TORONTO — Jars filled with sweet confections make for novel desserts, and are an easy and fun way to achieve portion control.
In 150 Best Desserts in a Jar (Robert Rose), chef Andrea Jourdan has recreated recipes for traditional goodies like lush chocolate mousse, pecan bread pudding and creamy panna cotta that can be prepared and served in glass vessels.
“Some desserts are baked while others are cold. There’s something for everybody,” she said in an interview from Montreal.
Jourdan, who spent more than 25 years in Europe working as a film producer and chef, has concocted everything from puddings and cobblers to pies and cakes, as well as parfaits, soups and trifles. Layered desserts can look particularly attractive in jars.
Not only can you use jars for cold desserts, but you can also bake in them. “People think jars will crack, but no, they’re made of glass,” explained Jourdan, who tested each recipe three times. “Glass is heated to very, very high temperatures to make the jars, so obviously it’s not difficult to bake in them.”
She’s seen high-end restaurants using jars for several years.
“I think it’s just because it looks so cute and it makes everything so easy to portion.”
Most people have jars languishing in the back of cupboards. Jourdan says cooking with them helps the environment by keeping them out of the landfill.
“Every week we eat a jar of jam in my family,” said the author, who ran a restaurant in Los Angeles before returning to Canada. “Even if you only ate one a month, it would mean that 12 jars are lying in your garbage can or your cupboard. So you can make 12 desserts. I can make 52.”
Inexpensive jars are also available in dollar stores and flea markets. But ramekins or small bowls can also be substituted.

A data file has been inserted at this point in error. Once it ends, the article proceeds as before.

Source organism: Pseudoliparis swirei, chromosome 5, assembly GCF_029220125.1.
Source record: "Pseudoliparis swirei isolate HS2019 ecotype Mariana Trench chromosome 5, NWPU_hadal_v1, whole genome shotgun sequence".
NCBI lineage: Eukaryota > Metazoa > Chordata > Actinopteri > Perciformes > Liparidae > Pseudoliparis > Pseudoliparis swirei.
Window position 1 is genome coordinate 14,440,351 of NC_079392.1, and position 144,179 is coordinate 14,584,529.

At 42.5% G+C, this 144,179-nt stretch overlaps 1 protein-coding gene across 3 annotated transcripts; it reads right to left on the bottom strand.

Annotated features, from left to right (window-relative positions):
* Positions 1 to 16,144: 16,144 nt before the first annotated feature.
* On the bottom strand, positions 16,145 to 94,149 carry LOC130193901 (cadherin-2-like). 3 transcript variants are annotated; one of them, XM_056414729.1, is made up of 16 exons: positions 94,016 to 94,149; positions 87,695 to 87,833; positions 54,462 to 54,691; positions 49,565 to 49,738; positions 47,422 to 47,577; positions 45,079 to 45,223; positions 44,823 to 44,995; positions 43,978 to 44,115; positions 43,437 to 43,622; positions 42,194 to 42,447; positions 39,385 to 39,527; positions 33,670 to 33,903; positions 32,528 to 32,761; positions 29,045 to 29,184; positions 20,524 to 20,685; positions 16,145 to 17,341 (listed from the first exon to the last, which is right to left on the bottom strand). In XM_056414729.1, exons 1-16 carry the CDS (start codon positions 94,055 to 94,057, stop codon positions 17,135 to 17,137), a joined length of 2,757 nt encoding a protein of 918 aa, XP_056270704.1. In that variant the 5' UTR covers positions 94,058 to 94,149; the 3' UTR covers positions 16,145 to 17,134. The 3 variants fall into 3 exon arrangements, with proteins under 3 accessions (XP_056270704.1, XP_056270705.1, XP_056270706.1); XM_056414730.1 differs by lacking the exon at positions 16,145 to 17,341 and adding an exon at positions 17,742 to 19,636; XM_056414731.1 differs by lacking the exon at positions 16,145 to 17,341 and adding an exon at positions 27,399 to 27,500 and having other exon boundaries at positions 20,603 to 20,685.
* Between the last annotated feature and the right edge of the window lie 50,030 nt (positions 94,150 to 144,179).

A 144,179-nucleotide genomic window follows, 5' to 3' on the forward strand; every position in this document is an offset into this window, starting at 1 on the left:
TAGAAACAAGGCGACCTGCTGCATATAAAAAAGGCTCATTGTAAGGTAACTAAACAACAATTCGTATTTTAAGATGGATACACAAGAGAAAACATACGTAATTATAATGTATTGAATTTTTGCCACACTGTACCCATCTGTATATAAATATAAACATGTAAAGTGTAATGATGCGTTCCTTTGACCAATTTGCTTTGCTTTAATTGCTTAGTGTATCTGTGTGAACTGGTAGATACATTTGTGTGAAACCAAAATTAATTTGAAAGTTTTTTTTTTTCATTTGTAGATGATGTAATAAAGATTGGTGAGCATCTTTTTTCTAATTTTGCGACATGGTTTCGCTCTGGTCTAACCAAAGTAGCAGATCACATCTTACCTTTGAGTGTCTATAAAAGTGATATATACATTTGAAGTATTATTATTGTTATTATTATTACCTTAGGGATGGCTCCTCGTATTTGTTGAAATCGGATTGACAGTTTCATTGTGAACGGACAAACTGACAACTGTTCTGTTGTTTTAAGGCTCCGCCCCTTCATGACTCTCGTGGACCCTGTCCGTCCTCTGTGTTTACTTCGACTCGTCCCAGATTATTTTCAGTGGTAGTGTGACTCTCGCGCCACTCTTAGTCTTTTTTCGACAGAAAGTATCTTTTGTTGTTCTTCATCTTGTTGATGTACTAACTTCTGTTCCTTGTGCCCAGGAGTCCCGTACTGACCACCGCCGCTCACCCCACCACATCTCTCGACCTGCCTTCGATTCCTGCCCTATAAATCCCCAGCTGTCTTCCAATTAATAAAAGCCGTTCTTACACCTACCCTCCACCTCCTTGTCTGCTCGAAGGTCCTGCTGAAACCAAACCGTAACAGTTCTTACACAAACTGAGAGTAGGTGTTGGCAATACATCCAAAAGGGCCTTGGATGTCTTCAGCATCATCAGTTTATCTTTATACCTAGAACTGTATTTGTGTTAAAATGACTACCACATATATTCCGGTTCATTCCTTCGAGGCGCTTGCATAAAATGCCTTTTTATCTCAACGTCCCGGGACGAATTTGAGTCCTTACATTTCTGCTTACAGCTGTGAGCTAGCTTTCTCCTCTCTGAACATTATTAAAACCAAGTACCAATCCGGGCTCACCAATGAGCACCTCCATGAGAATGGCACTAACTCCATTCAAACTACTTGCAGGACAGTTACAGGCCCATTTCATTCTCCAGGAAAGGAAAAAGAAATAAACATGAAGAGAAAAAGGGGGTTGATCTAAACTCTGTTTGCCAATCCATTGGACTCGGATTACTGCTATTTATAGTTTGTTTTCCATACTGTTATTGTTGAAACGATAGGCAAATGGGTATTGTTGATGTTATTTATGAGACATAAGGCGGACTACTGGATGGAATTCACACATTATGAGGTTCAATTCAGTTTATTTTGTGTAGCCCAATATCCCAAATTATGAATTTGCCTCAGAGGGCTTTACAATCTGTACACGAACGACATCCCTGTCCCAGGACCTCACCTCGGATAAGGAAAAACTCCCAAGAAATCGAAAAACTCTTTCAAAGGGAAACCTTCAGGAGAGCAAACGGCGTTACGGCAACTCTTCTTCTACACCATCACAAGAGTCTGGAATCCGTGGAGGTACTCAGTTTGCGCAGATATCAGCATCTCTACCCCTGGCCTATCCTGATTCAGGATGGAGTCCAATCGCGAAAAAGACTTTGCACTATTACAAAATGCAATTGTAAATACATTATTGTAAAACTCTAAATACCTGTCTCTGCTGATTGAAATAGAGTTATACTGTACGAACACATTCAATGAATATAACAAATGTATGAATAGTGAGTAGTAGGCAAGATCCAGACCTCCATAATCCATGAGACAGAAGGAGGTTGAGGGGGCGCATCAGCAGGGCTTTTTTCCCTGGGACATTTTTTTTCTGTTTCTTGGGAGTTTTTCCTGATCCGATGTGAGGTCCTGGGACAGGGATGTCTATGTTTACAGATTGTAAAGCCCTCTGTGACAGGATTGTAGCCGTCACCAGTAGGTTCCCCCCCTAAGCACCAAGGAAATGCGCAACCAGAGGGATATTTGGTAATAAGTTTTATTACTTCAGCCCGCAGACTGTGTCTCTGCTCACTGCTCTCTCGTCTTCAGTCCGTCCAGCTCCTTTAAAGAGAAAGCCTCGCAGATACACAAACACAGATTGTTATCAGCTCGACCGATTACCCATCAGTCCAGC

Said Jourdan: “You can also take every one of these recipes and treat it as a simple dessert. It’s just that they are portioned. So you can make a banana cream pie crunch or praline and papaya crunch or a chocolate mousse, coconut cream.”
Cracked or chipped jars should be discarded as they might leak or break during baking, she noted, and jars should be placed on a baking sheet in the oven on the centre or a lower rack. If freezing, leave space at the top and leave the lid off as contents will expand.
With a convection oven, reduce the temperature by at least 14 C (25 F).
Jourdan said she often serves cold fruit soups in jars during the summer. They can be starters or desserts. Here is a quick recipe for cold strawberry soup with an orange tang. It can be made with fresh or frozen berries.
Cold Strawberry Orange Soup
You will need six 250-ml (8-oz) jars for this soup. Use a funnel to pour the liquid neatly into the jars.
1 l (4 cups) hulled fresh strawberries
125 ml (1/2 cup) icing sugar
250 ml (1 cup) orange juice
45 ml (3 tbsp) chopped fresh mint leaves, divided
15 ml (1 tbsp) finely grated orange zest
5 ml (1 tsp) granulated sugar
15 ml (1 tbsp) slivered almonds
50 ml (1/4 cup) plain yogurt
6 mint leaves, for garnish
In a food processor fitted with the metal blade or a blender, puree strawberries. Add icing sugar and process for 1 minute. Add orange juice and process for 1 minute. Add 15 ml (1 tbsp) of the mint and process for 1 minute. Transfer to jars, dividing equally, and refrigerate for 1 hour.
In a bowl, mix remaining mint, orange zest, granulated sugar and almonds. Add yogurt and mix well. Top each jar with a dollop (about 15 ml/1 tbsp) of the mixture, garnish with a mint leaf and serve immediately.